Description

Visitor attractions represent a complex sector of the tourism industry and are the catalytic focus for the development of tourism infrastructure and services. As this area grows, there are still many questions to be answered and issues to be understood – such as what visitor attractions actually are, what forces drive their development, who visits them and why, how they are funded, and what the numerous day-to-day challenges are in respect of their management and marketing. The second edition of this successful text investigates these issues further and provides more solutions and suggestions for the present and future. Now in its 2nd edition, Managing Visitor Attractions: New Directions has been fully revised and updated to include new case studies on attractions in Singapore, seasonal variation, religion-based attractions, HRM issues and heritage tourism. It also includes five new chapters looking at attraction success and failure, interpretation, school excursions, managing gardens and brand management. Divided into five parts, the book tackles the following core topics: the role and nature of visitor attractions the development of visitor attraction provision the management of visitor attractions the marketing of visitor attractions future issues and trends With contributions from around the world, this is an essential text for undergraduate and postgraduate students of visitor attraction management, written by subject specialists with a wealth of experience in this field.

Key Features

* Fully revised and updated throughout with five completely new chapters, including interpretation, attraction failure & success, and brand management. * Provides cutting-edge insight into the issues, principles and practices of visitor attractions. * World-renowned contributors with a wealth of experience in the field. * New and classic international case studies from the UK, USA, Singapore, Australia, New Zealand, Greece and Canada.

Readership

Undergraduate (levels 3 & 4) on tourism, hospitality and leisure management courses that take options in visitor attraction management and masters level courses in visitor attractions and tourism management.

Table of Contents

Introduction: The role and nature of visitor attractions: The Nature and Purpose of Visitor Attractions; Interpreting the Development of the Visitor Attraction Product; Developing visitor attraction provision : Economic Aspects of Developing Theme Parks; Creating Visitor Attractions in Peripheral Areas; Visitor Attraction Development in East Asia; Public Transport as a Visitor Attraction; The management of visitor attractions: Authenticating Visitor Attractions based upon Ethnicity; Managing Visitor Impacts; Seasonality: The Perennial Challenge for Visitor Attractions; Management Challenges for Religion-based Attractions; Visitor Attractions and Human Resource Management; Marketing visitor attractions: Marketing Challenges and Opportunities for Heritage Tourism; World Heritage Sites: Managing the Brand; Competitive Theme Park Strategies: Lessons from Central Florida; Marketing Visitor Attractions: A Collaborative Approach; Future trends: Rediscovering the Imagination: Meeting the Needs of the ?New? Visitor; A National Strategy for Visitor Attractions; The Future of Visitor Attractions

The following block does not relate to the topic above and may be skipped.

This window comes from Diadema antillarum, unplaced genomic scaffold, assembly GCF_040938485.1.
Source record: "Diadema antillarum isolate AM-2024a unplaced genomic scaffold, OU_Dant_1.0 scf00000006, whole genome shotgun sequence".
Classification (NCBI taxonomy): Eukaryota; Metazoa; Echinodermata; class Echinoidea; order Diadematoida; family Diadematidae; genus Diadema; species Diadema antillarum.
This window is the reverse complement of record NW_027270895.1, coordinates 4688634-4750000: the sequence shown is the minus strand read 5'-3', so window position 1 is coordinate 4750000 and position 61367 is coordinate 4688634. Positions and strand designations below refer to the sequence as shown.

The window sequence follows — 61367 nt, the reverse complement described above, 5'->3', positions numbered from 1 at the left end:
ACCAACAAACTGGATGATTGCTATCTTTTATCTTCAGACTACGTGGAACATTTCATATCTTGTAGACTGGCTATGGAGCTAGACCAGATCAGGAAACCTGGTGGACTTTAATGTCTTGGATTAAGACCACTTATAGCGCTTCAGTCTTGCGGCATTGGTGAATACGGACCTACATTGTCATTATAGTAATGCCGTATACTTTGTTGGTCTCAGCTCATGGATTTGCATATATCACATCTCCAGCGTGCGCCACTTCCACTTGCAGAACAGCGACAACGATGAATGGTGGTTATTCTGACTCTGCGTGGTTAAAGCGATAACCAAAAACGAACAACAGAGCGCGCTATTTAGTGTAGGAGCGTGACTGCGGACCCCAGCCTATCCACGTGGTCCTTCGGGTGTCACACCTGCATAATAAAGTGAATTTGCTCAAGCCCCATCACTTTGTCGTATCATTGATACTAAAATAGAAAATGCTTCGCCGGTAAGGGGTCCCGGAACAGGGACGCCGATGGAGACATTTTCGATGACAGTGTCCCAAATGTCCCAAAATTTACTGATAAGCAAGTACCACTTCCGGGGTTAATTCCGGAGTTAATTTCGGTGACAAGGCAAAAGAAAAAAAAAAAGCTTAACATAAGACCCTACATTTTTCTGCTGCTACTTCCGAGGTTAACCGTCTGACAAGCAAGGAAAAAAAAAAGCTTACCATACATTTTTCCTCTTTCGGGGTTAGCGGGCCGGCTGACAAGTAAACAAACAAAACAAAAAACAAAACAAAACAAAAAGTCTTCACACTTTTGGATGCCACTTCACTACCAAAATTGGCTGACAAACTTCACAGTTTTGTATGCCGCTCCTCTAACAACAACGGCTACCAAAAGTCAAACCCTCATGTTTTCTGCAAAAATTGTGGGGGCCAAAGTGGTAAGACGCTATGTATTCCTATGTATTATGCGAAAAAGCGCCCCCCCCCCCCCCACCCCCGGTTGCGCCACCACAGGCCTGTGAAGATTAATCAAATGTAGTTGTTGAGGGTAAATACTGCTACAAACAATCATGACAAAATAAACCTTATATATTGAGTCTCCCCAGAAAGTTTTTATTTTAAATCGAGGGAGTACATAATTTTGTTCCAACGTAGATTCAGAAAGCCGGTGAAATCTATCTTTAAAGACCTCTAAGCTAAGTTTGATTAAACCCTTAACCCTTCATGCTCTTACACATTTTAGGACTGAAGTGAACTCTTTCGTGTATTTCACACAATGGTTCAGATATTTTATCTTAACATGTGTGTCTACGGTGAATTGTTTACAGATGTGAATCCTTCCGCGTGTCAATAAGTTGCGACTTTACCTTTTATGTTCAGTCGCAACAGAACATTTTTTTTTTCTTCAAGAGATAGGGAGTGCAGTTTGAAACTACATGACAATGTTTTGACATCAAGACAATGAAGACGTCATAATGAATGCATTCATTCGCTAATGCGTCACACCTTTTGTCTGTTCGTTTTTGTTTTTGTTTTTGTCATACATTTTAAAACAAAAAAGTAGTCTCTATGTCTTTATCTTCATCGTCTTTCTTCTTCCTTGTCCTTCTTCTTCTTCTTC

Details

No. of pages:
384
Language:
English
Copyright:
© 2008
Published:
Imprint:
Butterworth-Heinemann
Print ISBN:
9780750685450

About the editors

Alan Fyall

Alan is Reader in Tourism Management in the International Centre for Tourism & Hospitality Research, and Head of Research for the School of Services Management at Bournemouth University, UK. Alan has published widely with his areas of expertise spanning the management of attractions, heritage tourism and destination management. Alan has co-edited Managing Visitor Attractions: New Directions (2003) published by Butterworth Heinemann, while he has co-authored Tourism Marketing: A Collaborative Approach (2005) and the third edition of Tourism Principles and Practice (2005) published by Channel View and Prentice Hall respectively. Alan has recently completed a number of projects for external clients in the South West of England exploring suitable structures for emerging Destination Management Organisations and has conducted work in the Caribbean and Southern Africa for the Commonwealth Secretariat.

Anna Leask

Anna is Senior Lecturer in Tourism at Napier University, Edinburgh, UK. Her teaching and research interests combine and lie principally in the areas of heritage visitor attraction management, visitor attraction pricing and general conference management. She has also co-edited Managing Visitor Attractions: New Directions (2003) with Alan Fyall and Brian Garrod and Heritage Visitor Attractions: An Operations Management Perspective (1999) with Ian Yeoman. Anna has presented and published extensively in the field of visitor attraction management in both UK and international contexts. She is currently leading research in the School of Marketing & Tourism and the Centre for Festival and Event Management at Napier University.